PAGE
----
There are many distribution channels that will deploy your mobile app, and each has its own set of costs. For example, commercial channels like iTunes and Google Play charge about $100 for developer license costs. Of course, the app requires approval by its hosts to ensure security policies and standards are met.

Other options include a corporate app store, typically administered through an enterprise mobility management (EMM) platform. The mobile apps are deployed to the corporate storefront for installation to authorized users and devices.

Custom add-ons for consumer apps

For many customer-centric apps, you may want to consider revenue- and traffic-generating tools to enhance the user experience and boost your ROI. These include:

  • Social media integration so that users can share and broadcast your content with one click. Examples include Twitter, Facebook, email, and even WordPress; these platforms have robust APIs for seamless integration. Even so, expect to pay $1,000-$1,500 for this add-on.
  • In-app purchasing is a way for users to purchase more content, or a more complete version of your mobile application. This can add between $1,000 and $3,000 to app development costs.
  • Web services allow you to modify your content from a remote access point using XML files. This saves costly code rewrites when you want to update or change your content. While this add-on can cost between $2,000 and $5,000 depending on your needs, it’s important to have this discussion with the development team upfront. It can save thousands of dollars later in the process.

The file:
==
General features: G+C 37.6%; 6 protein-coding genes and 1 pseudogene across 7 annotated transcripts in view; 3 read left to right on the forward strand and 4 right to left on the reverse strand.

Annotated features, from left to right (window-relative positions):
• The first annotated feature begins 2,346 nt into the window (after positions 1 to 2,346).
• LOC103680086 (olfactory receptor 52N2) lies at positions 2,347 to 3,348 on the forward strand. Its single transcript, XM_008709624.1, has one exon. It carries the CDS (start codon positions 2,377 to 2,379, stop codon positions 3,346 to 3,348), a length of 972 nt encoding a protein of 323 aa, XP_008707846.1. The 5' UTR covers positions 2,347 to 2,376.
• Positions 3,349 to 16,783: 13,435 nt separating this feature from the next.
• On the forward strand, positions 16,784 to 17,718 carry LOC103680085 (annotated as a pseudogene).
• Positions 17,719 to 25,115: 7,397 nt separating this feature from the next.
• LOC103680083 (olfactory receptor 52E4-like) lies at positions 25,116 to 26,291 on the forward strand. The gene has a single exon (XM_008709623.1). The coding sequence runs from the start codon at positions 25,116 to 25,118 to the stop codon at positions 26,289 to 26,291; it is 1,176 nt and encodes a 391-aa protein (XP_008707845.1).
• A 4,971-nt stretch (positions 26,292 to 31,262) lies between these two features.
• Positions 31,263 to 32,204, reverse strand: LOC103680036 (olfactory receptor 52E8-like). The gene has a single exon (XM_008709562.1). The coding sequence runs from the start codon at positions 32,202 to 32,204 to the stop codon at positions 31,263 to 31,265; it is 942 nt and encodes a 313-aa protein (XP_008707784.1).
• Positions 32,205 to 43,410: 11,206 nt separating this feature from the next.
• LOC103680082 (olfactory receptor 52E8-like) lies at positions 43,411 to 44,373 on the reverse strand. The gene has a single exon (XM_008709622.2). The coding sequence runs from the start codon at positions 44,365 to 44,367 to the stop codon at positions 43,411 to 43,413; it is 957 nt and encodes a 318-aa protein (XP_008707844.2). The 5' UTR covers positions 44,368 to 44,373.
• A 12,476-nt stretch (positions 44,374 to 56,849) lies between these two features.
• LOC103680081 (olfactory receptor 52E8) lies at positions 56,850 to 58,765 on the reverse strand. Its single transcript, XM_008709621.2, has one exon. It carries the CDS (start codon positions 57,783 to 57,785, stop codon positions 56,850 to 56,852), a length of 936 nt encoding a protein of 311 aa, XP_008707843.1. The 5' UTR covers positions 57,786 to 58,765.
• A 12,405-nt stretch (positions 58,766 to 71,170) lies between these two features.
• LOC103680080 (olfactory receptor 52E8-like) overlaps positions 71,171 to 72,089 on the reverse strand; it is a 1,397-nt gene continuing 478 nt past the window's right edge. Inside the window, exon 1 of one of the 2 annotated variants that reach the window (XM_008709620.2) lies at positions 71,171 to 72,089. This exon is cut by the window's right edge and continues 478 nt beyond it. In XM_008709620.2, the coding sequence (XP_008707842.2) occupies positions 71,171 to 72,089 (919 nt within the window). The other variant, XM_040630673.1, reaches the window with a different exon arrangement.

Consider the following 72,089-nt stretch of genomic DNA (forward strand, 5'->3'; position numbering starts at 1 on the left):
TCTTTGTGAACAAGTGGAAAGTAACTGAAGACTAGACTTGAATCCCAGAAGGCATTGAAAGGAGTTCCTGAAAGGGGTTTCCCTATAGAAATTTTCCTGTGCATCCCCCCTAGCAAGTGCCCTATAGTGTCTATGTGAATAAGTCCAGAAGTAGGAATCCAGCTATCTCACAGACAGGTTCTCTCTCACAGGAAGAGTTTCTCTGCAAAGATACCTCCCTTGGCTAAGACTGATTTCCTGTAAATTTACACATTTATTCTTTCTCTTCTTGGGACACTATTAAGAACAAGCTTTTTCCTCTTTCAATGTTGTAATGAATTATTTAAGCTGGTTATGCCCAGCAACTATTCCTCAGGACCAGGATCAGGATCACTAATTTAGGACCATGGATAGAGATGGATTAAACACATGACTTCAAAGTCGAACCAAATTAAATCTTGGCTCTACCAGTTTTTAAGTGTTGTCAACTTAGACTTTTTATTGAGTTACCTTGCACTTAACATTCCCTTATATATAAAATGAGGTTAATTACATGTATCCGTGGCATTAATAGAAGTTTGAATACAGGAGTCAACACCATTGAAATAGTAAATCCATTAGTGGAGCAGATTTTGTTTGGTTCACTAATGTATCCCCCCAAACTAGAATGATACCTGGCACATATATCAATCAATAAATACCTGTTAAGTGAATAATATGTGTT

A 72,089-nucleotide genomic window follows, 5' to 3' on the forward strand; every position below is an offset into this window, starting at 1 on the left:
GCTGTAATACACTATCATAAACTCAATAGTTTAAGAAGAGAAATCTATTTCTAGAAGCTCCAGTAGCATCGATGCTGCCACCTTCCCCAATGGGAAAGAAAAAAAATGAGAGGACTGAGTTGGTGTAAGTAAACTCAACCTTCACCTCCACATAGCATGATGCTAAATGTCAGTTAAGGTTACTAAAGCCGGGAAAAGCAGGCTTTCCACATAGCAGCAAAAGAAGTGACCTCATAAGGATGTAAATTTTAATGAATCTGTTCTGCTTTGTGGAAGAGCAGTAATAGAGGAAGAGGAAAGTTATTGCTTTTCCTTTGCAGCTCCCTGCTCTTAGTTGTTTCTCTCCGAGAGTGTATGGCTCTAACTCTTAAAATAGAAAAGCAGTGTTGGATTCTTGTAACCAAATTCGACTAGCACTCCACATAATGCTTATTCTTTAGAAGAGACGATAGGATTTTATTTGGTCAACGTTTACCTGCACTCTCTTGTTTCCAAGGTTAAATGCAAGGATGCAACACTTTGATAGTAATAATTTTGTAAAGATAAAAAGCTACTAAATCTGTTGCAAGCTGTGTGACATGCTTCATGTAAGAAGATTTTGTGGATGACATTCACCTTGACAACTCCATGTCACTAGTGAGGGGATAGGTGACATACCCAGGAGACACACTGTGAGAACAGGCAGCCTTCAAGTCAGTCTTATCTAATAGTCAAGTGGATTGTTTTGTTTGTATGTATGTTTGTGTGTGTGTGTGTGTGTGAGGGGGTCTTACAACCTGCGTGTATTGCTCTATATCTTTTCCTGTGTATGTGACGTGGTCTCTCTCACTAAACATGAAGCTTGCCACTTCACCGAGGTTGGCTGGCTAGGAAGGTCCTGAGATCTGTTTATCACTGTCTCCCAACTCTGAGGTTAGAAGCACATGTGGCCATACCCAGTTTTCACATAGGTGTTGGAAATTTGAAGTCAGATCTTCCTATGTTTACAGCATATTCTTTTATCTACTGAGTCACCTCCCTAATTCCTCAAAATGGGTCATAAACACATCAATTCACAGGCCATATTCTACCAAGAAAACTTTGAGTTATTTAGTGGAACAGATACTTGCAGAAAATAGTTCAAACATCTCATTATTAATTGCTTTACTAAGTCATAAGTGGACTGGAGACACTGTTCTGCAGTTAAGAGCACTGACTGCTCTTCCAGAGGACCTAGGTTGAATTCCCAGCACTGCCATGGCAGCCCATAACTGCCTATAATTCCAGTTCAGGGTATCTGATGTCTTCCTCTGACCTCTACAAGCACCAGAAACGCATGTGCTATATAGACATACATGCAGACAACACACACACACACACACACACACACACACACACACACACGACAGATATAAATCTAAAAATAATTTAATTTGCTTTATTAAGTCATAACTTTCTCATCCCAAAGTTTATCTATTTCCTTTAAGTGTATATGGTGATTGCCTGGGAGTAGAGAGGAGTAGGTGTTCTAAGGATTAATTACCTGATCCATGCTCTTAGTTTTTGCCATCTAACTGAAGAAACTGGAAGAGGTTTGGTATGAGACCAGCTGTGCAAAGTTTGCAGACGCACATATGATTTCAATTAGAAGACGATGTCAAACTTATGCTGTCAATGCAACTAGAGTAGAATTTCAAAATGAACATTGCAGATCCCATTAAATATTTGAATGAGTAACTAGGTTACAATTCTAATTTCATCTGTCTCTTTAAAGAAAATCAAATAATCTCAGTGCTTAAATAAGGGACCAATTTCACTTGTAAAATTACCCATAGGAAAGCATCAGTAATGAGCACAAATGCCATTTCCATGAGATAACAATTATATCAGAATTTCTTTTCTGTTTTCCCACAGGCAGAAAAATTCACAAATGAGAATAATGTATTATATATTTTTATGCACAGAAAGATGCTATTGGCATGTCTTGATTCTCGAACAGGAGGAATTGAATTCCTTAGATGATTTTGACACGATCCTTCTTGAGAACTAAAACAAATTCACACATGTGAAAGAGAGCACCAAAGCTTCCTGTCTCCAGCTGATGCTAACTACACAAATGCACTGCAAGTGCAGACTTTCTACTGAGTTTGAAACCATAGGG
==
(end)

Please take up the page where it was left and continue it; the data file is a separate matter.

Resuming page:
Maintenance, support, and enhancements

Mobile app development costs don’t end with deployment. User feedback is usually immediate and includes problems, suggestions, and enhancement requests. It’s a good idea to retain the development team for a period after deployment so there’s rapid response to negative feedback, which may even include releasing fixes and enhancements.

Responding to feedback channels is essential to avoid user attrition due to poor performance, which defeats the business case for developing the app in the first place.

The 25-50-25 rule of thumb

The allocation of assets and energy in the mobile app development process generally follows the 25-50-25 guideline. Put simply, the first 25 percent of the process involves discovery, understanding business flow, defining app functionality, and developing screen mockups that eventually lead to a clickable prototype.

The second 50 percent is devoted to technical design and development of the application itself, including enterprise system integration. The development team will do testing in debug mode. It’s a good idea to have frequent stakeholder reviews to make sure the app development matches expectations.

The final 25 percent includes full integration and usability testing, as well as pre-deployment readiness such as creating storefront artifacts, descriptions, screenshots, etc.

Mobile app development is a great way to create and increase business value by improving productivity, driving sales and traffic, and increasing brand awareness. It’s more important than ever for businesses to develop a comprehensive mobile strategy to capitalize on the power of mobile app technology. Understanding the cost factors in the design and development process can help inform your mobile app business case.